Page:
Escherichia coli ribonuclease III (RNase III; EC 3.1.24) is a double-stranded(ds)-RNA-specific endonuclease with key roles in diverse RNA maturation and decay pathways. E.coli RNase III is a member of a structurally distinct superfamily that includes Dicer, a central enzyme in the mechanism of RNA interference. E.coli RNase III requires a divalent metal ion for activity, with Mg2+ as the preferred species. However, neither the function(s) nor the number of metal ions involved in catalysis is known. To gain information on metal ion involvement in catalysis, the rate of cleavage of the model substrate R1.1 RNA was determined as a function of Mg2+ concentration. Single-turnover conditions were applied, wherein phosphodiester cleavage was the rate-limiting event. The measured Hill coefficient (nH) is 2.0 ± 0.1, indicative of the involvement of two Mg2+ ions in phosphodiester hydrolysis. It is also shown that 2-hydroxy-4H-isoquinoline-1,3-dione - an inhibitor of ribonucleases that employ two divalent metal ions in their catalytic sites-inhibits E.coli RNase III cleavage of R1.1 RNA. The IC50 for the compound is 14 μM for the Mg2+-supported reaction, and 8 μM for the Mn2+-supported reaction. The compound exhibits noncompetitive inhibitory kinetics, indicating that it does not perturb substrate binding. Neither the O-methylated version of the compound nor the unsubstituted imide inhibit substrate cleavage, which is consistent with a specific interaction of the N-hydroxyimide with two closely positioned divalent metal ions. A preliminary model is presented for functional roles of two divalent metal ions in the RNase III catalytic mechanism. © The Author 2005. Published by Oxford University Press. All rights reserved.
    • Catalytic prior distributions with application to generalized linear models

      Huang, D; Stein, N; Rubin, DB; Kou, SC; Rubin, Donald B.|0000-0001-7127-9262 (2020-06-02)
      © 2020 National Academy of Sciences. All rights reserved. A catalytic prior distribution is designed to stabilize a high-dimensional “working model” by shrinking it toward a “simplified model.” The shrinkage is achieved by supplementing the observed data with a small amount of “synthetic data” generated from a predictive distribution under the simpler model. We apply this framework to generalized linear models, where we propose various strategies for the specification of a tuning parameter governing the degree of shrinkage and study resultant theoretical properties. In simulations, the resulting posterior estimation using such a catalytic prior outperforms maximum likelihood estimation from the working model and is generally comparable with or superior to existing competitive methods in terms of frequentist prediction accuracy of point estimation and coverage accuracy of interval estimation. The catalytic priors have simple interpretations and are easy to formulate.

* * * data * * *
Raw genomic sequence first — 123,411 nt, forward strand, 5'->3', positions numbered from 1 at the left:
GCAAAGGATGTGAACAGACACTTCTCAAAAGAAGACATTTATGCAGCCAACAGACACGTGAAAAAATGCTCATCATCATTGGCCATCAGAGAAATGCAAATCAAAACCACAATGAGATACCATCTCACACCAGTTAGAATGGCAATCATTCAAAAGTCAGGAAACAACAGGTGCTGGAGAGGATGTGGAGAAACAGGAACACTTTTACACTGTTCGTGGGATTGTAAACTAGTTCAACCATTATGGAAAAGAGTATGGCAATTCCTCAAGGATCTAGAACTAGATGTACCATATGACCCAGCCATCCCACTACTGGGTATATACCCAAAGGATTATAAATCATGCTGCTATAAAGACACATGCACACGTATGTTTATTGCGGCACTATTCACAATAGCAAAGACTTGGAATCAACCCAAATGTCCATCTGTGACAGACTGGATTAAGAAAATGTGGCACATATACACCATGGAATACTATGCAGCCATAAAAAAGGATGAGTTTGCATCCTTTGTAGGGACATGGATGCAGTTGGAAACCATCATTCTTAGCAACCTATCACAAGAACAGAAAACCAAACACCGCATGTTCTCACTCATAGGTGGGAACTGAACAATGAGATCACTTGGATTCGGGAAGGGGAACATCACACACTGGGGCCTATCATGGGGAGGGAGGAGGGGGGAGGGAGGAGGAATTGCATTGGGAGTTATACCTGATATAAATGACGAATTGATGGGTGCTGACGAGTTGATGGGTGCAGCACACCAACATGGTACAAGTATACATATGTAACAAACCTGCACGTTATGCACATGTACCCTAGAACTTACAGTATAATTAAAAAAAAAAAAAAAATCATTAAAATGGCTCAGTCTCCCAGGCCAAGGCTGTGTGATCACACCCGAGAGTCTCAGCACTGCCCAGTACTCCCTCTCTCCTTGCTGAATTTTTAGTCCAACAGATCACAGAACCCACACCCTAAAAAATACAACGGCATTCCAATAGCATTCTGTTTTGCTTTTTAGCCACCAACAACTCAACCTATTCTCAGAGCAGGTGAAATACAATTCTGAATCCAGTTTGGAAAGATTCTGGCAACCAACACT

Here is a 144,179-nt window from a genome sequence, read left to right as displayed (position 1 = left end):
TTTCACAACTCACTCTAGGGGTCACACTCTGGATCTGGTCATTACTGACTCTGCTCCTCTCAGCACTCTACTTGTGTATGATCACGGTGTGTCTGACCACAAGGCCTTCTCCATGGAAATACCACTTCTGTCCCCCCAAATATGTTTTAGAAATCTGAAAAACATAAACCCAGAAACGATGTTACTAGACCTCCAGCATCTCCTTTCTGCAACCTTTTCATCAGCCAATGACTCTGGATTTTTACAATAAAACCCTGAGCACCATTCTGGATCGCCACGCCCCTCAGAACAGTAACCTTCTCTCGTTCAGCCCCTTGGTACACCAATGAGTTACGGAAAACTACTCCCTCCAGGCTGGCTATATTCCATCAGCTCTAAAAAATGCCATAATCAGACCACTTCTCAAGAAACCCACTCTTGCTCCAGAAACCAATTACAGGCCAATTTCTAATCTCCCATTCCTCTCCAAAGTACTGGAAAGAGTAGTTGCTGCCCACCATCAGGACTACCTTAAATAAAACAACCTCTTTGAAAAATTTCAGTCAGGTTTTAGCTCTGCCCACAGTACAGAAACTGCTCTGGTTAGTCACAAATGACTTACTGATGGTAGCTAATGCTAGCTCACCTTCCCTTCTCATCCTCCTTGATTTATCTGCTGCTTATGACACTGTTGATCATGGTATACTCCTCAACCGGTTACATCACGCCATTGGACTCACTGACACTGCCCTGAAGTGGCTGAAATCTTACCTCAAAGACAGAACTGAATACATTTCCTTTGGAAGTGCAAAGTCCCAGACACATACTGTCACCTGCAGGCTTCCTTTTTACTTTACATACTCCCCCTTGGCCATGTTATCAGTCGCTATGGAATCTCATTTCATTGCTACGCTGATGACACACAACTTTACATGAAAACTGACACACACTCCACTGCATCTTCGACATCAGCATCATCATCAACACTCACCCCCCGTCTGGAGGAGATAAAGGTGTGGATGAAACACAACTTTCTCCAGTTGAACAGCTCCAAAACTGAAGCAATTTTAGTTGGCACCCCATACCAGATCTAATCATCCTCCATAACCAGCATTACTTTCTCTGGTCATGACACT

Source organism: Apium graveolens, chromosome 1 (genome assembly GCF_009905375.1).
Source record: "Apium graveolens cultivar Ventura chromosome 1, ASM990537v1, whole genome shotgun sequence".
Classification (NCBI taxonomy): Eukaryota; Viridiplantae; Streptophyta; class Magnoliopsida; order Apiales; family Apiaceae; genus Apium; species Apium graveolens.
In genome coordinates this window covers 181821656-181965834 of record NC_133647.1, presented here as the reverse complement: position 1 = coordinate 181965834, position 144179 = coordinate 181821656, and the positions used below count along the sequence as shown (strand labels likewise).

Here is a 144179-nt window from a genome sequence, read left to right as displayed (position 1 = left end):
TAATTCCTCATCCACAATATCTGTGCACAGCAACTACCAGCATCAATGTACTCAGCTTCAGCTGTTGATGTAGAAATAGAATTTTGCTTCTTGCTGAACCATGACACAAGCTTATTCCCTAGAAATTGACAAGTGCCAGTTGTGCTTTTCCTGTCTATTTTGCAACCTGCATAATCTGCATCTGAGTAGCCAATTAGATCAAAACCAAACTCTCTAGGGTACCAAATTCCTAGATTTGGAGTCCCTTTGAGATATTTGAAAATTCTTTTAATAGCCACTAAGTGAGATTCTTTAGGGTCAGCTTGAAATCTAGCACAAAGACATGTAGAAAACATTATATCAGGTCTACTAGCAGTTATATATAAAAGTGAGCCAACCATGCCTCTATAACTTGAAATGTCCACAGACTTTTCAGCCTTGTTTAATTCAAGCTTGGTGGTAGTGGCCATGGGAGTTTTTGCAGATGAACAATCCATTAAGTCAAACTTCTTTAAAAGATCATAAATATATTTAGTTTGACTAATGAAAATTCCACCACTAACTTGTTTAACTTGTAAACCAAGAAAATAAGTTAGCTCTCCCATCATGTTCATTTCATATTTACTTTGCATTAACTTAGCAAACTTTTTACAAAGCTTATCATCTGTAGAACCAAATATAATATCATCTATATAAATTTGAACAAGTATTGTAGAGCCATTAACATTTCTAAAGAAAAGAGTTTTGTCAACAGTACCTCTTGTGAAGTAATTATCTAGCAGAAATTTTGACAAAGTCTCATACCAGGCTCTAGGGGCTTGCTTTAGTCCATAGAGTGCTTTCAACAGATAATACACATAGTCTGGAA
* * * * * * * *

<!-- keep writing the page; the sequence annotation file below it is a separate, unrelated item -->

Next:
• Causal Pathways from Enteropathogens to Environmental Enteropathy: Findings from the MAL-ED Birth Cohort Study

      Kosek, MN; Ahmed, T; Bhutta, ZA; Caulfield, L; Guerrant, RL; Houpt, E; Kang, G; Lee, G; Lima, AAM; McCormick, BJJ; Platts-Mills, J; Seidman, JC; Blank, RR; Gottlieb, M; Knobler, SL; Lang, DR; Miller, MA; Tountas, KH; Checkley, W; Mason, CJ; Murray-Kolb, LE; Petri, WA; Bessong, P; Haque, R; John, S; Mduma, ER; Oriá, RB; Shrestha, PS; Shrestha, SK; Svensen, E; Zaidi, AKM; Abreu, CB; Acosta, AM; Ahmed, I; Shamsir Ahmed, AM; Ali, A; Ambikapathi, R; Barrett, L; Bauck, A; Bayyo, E; Bodhidatta, L; Bose, A; Daniel Carreon, J; Chandyo, RK; Charu, V; Costa, H; Dillingham, R; Di Moura, A; Doan, V; Filho, JQ; Graham, J; Hoest, C; Hossain, I; Islam, M; Steffi Jennifer, M; Kaki, S; Koshy, B; Leite, ÁM; Lima, NL; Maciel, BLL; Mahfuz, M; Mahopo, C; Maphula, A; McGrath, M; Mohale, A; Moraes, M; Mota, FS; Muliyil, J; Mvungi, R; Nayyar, G; Nyathi, E; Olortegui, MP; Oria, R; Vasquez, AO; Pan, WK; Pascal, J; Patil, CL; Pendergast, L; Pinedo, SR; Psaki, S; Raghava, MV; Ramanujam, K; Rasheed, M; Rasmussen, ZA; Richard, SA; Rose, A; Roshan, R; Schaefer, B; Scharf, R; Sharma, SL; Shrestha, B; Shrestha, R; Simons, S; Soares, AM; Mota, RMS; Soofi, S; Strand, T; Tofail, F; Thomas, RJ; Turab, A (2017-04-01)